The Listen, Like Learn Approach
The "Listen, Like, Learn" approach for teaching music to young children was developed by Canadian music educator, Barbara Cass-Beggs and combines theories established by Kodaly and Orff. The basic principles are:
- First, children they must LISTEN, as music is a listening subject.
- Then they must LIKE listening; otherwise they will not learn.
- From listening and liking they will LEARN.
Music stimulates movement, which is essential for baby's physical and mental development. Singing to a baby triggers speech and encourages auditory discrimination. The LISTEN, LIKE, LEARN approach involves listening, moving, singing and participating in ways that encourage experimentation with sound, and using a variety of percussive and melodic instruments. Although music is the medium, the underlying aim is to assist the development of the WHOLE child so that s/he can gain a sense of self-confidence and security. Using the LISTEN, LIKE, LEARN approach helps parents get to know the songs, rhymes and musical exercises of babyhood.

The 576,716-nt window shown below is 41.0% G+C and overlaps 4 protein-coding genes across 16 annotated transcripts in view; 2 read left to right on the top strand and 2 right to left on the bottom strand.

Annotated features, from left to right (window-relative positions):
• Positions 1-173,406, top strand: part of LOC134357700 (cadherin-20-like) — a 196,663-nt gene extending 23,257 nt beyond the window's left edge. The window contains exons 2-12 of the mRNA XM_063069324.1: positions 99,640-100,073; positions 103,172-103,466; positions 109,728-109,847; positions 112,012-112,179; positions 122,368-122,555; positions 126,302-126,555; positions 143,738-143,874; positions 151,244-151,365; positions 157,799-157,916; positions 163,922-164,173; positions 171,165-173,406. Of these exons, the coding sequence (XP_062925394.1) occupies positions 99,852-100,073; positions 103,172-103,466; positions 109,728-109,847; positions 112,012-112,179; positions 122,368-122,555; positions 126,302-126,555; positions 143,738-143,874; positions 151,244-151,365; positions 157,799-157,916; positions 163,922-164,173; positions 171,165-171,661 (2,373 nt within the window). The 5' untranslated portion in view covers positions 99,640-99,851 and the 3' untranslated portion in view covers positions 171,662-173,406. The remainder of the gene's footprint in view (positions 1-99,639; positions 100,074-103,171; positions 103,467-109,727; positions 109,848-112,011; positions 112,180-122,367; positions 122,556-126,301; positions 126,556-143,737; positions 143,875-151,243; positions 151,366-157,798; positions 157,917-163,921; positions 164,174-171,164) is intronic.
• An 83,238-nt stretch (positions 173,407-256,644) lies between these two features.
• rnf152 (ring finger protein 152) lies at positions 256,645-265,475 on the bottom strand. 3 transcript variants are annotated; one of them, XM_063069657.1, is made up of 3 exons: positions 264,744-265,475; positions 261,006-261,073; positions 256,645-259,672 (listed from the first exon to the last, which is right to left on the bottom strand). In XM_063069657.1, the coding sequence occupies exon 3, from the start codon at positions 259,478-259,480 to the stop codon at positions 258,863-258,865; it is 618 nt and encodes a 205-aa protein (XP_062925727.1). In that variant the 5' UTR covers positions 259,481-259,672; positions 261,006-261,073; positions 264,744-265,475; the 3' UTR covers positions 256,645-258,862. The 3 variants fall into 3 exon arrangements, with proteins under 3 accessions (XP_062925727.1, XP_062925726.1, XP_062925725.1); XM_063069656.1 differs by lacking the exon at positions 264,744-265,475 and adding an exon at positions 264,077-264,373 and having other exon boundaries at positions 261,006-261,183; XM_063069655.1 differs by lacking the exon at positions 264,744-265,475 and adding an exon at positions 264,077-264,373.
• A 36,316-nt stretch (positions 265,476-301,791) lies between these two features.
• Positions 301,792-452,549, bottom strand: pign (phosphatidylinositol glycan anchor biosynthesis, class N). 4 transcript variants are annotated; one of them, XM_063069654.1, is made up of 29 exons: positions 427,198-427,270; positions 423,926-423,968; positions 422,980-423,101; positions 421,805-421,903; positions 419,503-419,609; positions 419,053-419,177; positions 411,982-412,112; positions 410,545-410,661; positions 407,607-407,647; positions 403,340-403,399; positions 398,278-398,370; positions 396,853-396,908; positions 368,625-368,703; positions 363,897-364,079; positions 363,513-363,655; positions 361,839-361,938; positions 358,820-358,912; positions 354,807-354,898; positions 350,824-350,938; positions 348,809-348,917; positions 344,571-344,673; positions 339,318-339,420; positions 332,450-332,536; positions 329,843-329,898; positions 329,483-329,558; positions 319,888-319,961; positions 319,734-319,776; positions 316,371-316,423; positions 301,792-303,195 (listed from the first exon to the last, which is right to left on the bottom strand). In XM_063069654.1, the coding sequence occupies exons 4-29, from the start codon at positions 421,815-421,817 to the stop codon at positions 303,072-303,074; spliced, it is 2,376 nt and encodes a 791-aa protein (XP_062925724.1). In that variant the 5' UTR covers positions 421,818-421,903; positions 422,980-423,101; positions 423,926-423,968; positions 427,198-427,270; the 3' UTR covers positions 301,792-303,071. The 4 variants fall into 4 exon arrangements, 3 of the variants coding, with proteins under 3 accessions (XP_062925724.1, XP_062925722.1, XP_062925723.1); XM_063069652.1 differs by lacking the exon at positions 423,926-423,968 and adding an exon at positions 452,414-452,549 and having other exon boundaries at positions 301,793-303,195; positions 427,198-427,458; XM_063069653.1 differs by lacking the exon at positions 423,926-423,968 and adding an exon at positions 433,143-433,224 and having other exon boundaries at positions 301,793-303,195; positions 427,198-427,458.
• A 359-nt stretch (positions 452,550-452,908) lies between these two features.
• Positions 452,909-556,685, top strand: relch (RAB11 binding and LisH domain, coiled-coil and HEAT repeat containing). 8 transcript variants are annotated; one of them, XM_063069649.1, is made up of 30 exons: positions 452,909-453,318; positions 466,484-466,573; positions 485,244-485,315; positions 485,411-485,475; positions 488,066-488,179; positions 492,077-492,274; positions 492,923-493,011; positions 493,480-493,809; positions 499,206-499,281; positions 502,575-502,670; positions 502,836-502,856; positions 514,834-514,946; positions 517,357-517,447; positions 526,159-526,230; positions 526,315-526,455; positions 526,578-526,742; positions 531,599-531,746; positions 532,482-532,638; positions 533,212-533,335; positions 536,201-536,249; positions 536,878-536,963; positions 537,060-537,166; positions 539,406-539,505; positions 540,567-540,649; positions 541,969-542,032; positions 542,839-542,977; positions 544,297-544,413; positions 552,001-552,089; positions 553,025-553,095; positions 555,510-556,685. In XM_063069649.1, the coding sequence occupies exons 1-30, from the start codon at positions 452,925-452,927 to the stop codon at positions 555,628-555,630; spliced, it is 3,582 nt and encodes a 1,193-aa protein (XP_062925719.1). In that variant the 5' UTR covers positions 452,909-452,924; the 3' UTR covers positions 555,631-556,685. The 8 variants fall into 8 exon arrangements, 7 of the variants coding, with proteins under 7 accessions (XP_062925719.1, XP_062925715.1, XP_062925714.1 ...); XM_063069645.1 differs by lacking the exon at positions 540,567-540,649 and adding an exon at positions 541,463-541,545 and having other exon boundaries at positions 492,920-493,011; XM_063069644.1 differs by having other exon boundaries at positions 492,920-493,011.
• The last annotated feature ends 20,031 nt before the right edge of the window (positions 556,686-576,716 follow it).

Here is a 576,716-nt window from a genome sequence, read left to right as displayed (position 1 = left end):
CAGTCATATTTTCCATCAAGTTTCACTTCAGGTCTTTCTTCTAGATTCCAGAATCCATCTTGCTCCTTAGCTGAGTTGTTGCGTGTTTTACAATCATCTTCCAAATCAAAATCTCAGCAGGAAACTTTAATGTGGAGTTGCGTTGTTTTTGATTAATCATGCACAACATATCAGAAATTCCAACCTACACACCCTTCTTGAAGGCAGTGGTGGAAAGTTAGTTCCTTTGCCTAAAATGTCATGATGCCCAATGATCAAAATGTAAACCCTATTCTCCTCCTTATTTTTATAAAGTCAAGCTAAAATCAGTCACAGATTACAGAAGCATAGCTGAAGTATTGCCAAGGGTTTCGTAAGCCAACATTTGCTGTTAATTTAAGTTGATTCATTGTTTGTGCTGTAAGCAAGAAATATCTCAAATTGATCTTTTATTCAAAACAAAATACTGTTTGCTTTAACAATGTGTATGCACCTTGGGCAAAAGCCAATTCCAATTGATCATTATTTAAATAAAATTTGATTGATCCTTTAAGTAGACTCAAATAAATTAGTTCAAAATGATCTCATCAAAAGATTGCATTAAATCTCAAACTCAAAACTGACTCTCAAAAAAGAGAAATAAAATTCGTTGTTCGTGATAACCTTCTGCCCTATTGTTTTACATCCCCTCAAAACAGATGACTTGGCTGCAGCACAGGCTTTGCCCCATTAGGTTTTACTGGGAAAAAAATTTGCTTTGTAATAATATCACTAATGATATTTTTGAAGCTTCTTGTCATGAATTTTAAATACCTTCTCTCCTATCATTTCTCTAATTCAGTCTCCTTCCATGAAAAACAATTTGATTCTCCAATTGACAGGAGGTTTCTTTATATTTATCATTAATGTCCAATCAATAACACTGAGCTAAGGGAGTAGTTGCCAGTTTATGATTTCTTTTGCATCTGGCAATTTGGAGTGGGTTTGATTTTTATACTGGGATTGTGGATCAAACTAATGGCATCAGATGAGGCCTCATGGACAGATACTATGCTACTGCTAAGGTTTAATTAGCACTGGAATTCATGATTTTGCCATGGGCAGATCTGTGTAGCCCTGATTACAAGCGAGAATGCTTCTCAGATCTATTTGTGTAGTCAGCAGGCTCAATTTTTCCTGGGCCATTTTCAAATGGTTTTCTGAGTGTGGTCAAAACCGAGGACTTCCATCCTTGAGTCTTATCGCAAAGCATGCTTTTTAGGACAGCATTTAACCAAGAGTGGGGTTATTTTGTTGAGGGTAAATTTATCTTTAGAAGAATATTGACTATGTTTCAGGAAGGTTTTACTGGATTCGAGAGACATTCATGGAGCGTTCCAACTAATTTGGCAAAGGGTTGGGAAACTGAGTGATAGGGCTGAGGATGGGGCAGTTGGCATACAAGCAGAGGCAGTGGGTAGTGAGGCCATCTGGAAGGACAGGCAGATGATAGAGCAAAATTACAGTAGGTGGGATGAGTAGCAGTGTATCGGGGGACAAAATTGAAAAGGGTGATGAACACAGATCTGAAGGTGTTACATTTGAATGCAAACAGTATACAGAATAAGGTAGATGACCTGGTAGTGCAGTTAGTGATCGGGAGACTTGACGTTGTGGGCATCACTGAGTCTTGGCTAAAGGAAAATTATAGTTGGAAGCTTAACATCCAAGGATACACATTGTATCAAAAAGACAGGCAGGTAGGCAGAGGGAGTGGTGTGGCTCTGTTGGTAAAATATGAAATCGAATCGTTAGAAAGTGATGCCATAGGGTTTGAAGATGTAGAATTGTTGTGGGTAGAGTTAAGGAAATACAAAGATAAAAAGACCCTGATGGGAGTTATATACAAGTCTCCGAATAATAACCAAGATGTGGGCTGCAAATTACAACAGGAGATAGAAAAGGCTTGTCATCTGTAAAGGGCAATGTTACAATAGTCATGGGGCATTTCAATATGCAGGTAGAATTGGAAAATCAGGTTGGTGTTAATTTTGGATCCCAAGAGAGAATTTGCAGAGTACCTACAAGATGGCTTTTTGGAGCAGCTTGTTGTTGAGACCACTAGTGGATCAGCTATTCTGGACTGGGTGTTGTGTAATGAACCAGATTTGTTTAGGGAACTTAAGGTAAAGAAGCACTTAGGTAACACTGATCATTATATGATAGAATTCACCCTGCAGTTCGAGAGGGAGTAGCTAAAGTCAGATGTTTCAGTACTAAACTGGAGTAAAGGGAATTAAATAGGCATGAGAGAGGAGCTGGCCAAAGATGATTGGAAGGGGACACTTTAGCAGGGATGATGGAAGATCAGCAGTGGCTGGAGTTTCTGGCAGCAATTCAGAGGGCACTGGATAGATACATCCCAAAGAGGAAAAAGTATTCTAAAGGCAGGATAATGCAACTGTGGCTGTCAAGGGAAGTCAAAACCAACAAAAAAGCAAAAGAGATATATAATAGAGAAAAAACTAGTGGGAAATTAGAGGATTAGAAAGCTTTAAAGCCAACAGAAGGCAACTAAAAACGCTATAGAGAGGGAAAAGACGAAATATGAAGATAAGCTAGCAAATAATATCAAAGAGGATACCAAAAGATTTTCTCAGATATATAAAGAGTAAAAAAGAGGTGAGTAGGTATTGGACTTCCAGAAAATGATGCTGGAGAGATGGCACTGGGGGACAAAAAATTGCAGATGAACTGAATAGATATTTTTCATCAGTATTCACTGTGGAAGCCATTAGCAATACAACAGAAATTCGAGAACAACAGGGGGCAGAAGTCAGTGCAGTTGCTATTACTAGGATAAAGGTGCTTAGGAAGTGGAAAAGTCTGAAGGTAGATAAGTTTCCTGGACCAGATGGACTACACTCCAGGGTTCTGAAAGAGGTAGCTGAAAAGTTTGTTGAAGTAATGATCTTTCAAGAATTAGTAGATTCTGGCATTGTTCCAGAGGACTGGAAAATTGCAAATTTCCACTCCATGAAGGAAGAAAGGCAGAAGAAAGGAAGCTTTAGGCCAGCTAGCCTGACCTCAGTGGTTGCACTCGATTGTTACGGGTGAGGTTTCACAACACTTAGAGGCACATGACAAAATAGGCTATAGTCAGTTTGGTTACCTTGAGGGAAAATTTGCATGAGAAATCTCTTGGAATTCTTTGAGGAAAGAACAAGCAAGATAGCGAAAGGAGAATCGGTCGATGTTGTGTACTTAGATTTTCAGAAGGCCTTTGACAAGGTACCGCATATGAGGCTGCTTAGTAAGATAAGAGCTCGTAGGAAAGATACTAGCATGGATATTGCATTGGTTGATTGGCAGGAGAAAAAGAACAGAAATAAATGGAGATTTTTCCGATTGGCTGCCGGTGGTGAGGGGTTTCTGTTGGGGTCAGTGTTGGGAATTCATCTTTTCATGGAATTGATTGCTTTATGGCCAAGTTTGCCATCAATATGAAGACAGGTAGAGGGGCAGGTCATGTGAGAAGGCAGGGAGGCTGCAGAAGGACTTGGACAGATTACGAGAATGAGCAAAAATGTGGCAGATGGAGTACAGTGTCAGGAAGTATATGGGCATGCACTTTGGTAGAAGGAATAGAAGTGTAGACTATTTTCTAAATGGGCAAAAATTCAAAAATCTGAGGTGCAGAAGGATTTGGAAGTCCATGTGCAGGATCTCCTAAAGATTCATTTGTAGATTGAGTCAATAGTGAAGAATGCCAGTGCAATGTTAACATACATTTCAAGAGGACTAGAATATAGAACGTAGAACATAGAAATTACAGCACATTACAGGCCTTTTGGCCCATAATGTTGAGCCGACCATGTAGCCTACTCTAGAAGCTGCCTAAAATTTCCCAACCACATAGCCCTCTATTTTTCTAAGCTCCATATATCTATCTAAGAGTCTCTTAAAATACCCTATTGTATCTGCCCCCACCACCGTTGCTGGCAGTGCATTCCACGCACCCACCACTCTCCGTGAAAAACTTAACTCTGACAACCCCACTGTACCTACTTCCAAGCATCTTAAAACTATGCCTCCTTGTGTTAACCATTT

Mother Goose on the Loose incorporates the LISTEN, LIKE, LEARN approach, combining it with the most effective practices in library programming for very young children.
The "Listen, Like, Learn" approach for teaching music helps “children discover the relation of music to the other arts.” It offers basic training in pitch and rhythm” and provides age-appropriate ways to teach music to children. Barbara wrote, “Your child must like music before he/she can learn it. The earlier she learns to listen to music and enjoy it, the more she is likely to benefit. (Cass-Beggs 1986, 13). “The basic elements of the LISTEN, LIKE, LEARN program are the basic elements of music, which are: singing, movement, rhythm and melody, and these elements can only be introduced successfully if, at the same time, the children are learning to listen” (Cass-Beggs 1986, 21).